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October 22, 2017

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Photos: Follow the yellow brick road to ‘The Wizard of Oz’ at Smith Center


Tom Donoghue/

Andrew Lloyd Webber’s “The Wizard of Oz” at the Smith Center for the Performing Arts in downtown Las Vegas on Tuesday, Sept. 10, 2013.

‘The Wizard of Oz’ at Smith Center

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Andrew Lloyd Webber's "The Wizard of Oz" at the Smith Center for the Performing Arts in downtown Las Vegas on Tuesday, Sept. 10, 2013.

Click to enlarge photo

Andrew Lloyd Webber's "The Wizard of Oz" at the Smith Center for the Performing Arts in downtown Las Vegas on Tuesday, Sept. 10, 2013.

Woof! Woof! A remarkably trained Scottish terrier named Nigel who plays Toto in Lord Andrew Lloyd Webber’s new “The Wizard of Oz,” which rode atop broomsticks into our Smith Center for the Performing Arts on Tuesday night, received as much applause in the standing ovation as the cast.

Incredibly, even I was touched by the adorable antics of the tiny dog that missed only one stage cue. Give him an extra bone.

“The Wizard of Oz,” the 113-year-old story by Frank L. Baum, might no longer hold the relevance it did decades ago, but the hard-working and enthusiastic cast sure proved that theater is alive and well and why the stage show is still a solid experience even after Michael Jackson and Diana Ross attempted the widely derided “The Wiz.”

Our thanks to contributing photographer Tom Donoghue for his impressive photo gallery of opening night of the eight-performance run downtown in Symphony Park that launches the new North American tour.

Danielle Wade proves a worthy Dorothy, Cedric Smith is fine as the Wizard, but Jacquelyn Piro Donovan and Robin Evan Willis are perfect as the Wicked Witch of the West and Glinda the Good Witch, respectively. However, it was Lee MacDougall, who found the courage of a lion; Mike Jackson, who discovered his Tin Man’s heart; and Jamie McKnight as the brainy Scarecrow who won the audience’s love and admiration.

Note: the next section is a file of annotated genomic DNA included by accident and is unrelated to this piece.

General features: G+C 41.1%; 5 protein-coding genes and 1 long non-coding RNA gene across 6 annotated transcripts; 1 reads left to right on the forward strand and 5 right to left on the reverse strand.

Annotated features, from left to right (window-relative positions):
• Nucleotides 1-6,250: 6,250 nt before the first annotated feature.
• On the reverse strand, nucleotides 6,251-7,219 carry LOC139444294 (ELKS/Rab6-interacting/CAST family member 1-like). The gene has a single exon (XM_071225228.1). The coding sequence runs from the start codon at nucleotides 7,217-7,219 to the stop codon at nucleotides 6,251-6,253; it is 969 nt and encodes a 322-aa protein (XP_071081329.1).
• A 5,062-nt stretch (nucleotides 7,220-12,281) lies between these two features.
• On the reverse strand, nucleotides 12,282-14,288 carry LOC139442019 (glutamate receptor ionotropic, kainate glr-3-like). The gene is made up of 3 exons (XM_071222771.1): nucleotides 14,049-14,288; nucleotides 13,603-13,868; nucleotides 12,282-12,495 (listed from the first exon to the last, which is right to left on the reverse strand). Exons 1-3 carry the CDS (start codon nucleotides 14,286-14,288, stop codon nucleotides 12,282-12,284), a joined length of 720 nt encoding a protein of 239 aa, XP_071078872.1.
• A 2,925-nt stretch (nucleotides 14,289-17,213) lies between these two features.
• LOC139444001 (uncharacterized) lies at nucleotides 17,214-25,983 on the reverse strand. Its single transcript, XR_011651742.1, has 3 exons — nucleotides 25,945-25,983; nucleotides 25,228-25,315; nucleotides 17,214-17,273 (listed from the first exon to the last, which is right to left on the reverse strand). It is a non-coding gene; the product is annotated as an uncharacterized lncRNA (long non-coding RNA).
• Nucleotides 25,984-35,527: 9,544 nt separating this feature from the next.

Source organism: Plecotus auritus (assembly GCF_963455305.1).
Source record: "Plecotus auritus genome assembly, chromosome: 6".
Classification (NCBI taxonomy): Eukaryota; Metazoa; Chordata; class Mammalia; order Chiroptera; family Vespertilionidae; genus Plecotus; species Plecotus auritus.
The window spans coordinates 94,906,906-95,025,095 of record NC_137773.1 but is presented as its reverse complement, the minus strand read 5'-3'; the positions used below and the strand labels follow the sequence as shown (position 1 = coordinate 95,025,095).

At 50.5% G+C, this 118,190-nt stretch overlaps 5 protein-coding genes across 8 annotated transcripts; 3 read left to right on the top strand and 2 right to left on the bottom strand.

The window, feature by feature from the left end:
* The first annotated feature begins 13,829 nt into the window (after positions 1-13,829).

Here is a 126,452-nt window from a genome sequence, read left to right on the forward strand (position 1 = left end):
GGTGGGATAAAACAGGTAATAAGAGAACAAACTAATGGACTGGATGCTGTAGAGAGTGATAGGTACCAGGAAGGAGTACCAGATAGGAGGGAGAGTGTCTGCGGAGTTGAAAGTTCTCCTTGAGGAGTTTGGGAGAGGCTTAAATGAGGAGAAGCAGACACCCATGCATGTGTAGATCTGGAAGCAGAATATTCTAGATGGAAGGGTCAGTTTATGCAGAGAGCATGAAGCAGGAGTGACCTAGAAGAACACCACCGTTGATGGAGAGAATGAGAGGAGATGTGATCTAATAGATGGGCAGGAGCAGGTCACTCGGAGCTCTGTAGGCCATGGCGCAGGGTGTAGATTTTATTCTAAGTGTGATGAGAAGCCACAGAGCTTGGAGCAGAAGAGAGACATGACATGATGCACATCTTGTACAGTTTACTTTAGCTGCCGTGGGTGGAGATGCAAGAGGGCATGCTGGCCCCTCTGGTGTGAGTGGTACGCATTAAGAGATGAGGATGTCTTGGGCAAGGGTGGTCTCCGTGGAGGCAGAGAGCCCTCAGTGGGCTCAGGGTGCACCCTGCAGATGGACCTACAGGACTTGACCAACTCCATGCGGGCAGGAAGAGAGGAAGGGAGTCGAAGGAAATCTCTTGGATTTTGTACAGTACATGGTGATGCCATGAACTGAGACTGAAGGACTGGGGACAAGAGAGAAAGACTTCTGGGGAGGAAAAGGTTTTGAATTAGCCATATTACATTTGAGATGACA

Some of the modern-day, throwaway ad-libs, which won many laughs, were absolutely not in the original 1900 manuscript! All your favorite “Oz” songs are there with a live orchestra, and Danielle delivered the hits with her “Canada’s Got Talent” effectiveness.

The special-effects masters re-created a fairly authentic killer Kansas twister on video to take Dorothy out of dustbowl despair to the enjoyment of Emerald City, and you’ll be impressed with the other stage and flying special effects; kudos, too, for the incredible colors and costumes.

“The Wizard of Oz” is not as spectacular as Cirque du Soleil, but there is refreshingly no acrobatics. It’s not as hip or as current as a twerking Miley Cyrus or a Macklemore rap, but for the audience and me, that was a real pleasure. The energy, the effects and the costumes all made for an enjoyable experience of understanding the real meaning of “there’s no place like home.”

Even with touring shows, understudies never substitute for listed performers unless a specific announcement is made before curtain up. Believe it or not, Nigel as Toto — in the role since 2009 — even has an understudy, and Loki is just as adorable.

Trainer Bill Berloni, who has trained a long line of Totos dating back to the Broadway shows, rescued both. Nigel was rescued from the North East Arkansas Humane Society and Loki from a Missouri puppy mill by Cairn Rescue USA. Woof! Woof!

“The Wizard of Oz” is at Smith Center through Sunday.

Robin Leach has been a journalist for more than 50 years and has spent the past decade giving readers the inside scoop on Las Vegas, the world’s premier platinum playground.

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